[Click on photographs to enlarge them.] Photograph, formatting, caption, and perspective correction by George P. Landow. You may use these images without prior permission for any scholarly or educational purpose as long as you (1) credit the photographer and (2) link your document to this URL in a web document or cite the Victorian Web in a print one.]
Bradey and Pevsner attribute the friezes on the base of the memorial to both H. H. Armstead and J. Birnie Philip, but do not identify creators of specific ones. John Lucas Tupper's 1872 essay on Armstead, however, states that Armstead created those representing the great — that is, the canonical — poets, composers, and painters in the Western tradition, leaving the remainder, one assumes, for Philip: “The podium of the Albert Memorial may be described as a cube with the angles cut off, and solid oblongs affixed to the cut surfaces. Here are, therefore, sixteen upright surfaces. Eight of these, entrusted to the chisel of Mr. Armstead, are dedicated to Poetry, Music, and Painting; without reference to the wings, which necessarily stand obliqluely; these are the south and east surfaces, containing eighty life-size figures.” Information about the dates and activities of the sculptors depicted comes from both Britannica and Wikipedia; the latter's article, “The Frieze of Parnassus” proved especially helpful.
Left to right: Augustus Welby Pugin (1812-1852), Sir George Gilbert Scott (1811-78), Samuel Pepys Cockerell (1754–1827) , Sir Charles Barry (1795-1860), Sir William Chambers (1723-96), John Vanbrugh (1664-1726), Sir Christopher Wren (1632-1723), Inigo Jones (1573-1652), François Mansart (1598-1666), and James Thorpe (fl. 1570-1610).
Barry, Chambers, Jones, Pugin, Thorpe, Wren, and Wykeham also appear on the Victoria and Albert Museum's façade, which provides a pantheon of British artists, sculptors, and artisans. Scott, who designed the Albert memorial and conceived the frieze, having been “inspired by the Hémicycle des Beaux Arts by Hippolyte Delaroche” (Wikipedia), appears among the greats in this work completed six years before his death.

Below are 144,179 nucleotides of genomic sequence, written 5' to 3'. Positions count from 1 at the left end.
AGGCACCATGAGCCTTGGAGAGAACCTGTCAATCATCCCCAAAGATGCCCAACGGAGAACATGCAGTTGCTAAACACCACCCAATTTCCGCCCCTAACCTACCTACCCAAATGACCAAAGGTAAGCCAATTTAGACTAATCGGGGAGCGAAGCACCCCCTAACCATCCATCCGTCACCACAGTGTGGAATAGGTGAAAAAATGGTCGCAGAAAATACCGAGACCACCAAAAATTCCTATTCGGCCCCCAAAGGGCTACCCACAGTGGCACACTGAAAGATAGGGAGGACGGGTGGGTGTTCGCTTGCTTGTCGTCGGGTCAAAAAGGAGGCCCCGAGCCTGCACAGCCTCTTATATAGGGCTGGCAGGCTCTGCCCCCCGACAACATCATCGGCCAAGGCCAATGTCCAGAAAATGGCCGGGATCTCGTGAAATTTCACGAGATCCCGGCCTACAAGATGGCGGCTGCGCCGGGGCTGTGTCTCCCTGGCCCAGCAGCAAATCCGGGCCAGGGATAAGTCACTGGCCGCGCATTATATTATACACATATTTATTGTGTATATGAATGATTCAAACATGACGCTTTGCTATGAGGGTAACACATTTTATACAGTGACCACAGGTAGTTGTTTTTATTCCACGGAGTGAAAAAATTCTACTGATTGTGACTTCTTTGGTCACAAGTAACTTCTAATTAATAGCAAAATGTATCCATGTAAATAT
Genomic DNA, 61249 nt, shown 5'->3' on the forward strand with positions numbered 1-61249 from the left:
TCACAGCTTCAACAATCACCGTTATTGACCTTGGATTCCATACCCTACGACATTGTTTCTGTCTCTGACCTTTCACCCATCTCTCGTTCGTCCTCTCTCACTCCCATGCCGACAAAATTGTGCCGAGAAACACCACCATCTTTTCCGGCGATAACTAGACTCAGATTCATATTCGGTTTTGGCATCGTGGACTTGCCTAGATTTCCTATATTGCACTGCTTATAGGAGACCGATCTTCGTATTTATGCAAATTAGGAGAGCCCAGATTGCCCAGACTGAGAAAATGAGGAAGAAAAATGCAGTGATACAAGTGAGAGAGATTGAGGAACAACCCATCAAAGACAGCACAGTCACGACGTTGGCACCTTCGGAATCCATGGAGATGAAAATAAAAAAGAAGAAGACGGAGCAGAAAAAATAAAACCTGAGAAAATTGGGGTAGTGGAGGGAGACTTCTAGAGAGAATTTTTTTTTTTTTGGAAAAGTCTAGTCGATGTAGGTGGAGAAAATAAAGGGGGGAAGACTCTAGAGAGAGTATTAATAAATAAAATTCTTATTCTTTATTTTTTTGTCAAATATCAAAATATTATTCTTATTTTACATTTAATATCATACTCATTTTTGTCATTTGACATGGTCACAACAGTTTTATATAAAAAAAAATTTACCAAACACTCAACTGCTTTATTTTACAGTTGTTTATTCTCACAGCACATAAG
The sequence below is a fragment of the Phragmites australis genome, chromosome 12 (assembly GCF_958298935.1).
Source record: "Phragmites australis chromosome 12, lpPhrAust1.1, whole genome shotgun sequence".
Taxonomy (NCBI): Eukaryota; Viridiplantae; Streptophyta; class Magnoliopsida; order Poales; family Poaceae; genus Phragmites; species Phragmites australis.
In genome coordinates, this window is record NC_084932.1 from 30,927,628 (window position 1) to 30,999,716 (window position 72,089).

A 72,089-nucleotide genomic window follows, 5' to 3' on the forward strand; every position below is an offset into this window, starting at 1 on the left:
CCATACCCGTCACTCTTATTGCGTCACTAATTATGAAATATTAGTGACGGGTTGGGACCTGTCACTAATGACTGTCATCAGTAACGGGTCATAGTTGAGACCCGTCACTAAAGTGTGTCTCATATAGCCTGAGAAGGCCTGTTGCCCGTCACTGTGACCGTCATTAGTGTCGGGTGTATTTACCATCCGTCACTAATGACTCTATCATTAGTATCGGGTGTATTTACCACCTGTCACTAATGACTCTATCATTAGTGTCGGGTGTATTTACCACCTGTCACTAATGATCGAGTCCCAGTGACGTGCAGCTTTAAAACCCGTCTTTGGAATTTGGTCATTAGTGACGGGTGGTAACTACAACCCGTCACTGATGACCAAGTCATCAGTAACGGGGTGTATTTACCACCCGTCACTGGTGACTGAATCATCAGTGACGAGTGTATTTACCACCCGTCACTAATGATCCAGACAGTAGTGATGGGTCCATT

Left to right: Philibert Delorme (c. 1515-1570), Andrea Sansovino [original name Andrea Contucci] (c. 1467-1529), Donato Bramante, (c. 1444 1514), William of Wyncham [Wykeham or Wickham] (1324-1404), Leon Battista Alberti (1404-72), Filippo Brunelleschi (1377-1446).
Left to right: Giotto di Bondone, (1266–67/1276-1337), Arnolfo de Lupo [Arnolfo di Cambio] (c. 1245-1301/10), Erwin van Steinbach (c. 1244–1318), Jehan de Chelles (fl. 1258–65), William the Englishman (fl. 1174-1214), Rob de Concy (d. 1311), William of Sens (d. 1180), Abby Suger (1081-1151), Anthemius of Tralles (c. 474–before 558). The Frenchman Guillaume de Sens is the “French master-mason who built the first structure in the Early Gothic style in England.” After falling from a scaffold during the construction of the choir of Canterbury Cathedral, his health prevented him from working; he “returned to France, where he died. His successor, William the Englishman, seems to have followed his plans.” (Britannica). Anthemius designed Hagia Sofia in then-Constantinople.
Tupper, J. L. “Henry Hugh Armstead,” English Artists of the Present Day. Essays by J. Beavington Atkinson, Sidney Colvin, F. G. Stephens, Tom Taylor, and John L. Tupper. London: Seeley, Jackson, and Halliday, 1872, 61-66.
Pevsner, Nikolaus. Berkshire. London: Penguin, 1988.
Last modified 12 November 20111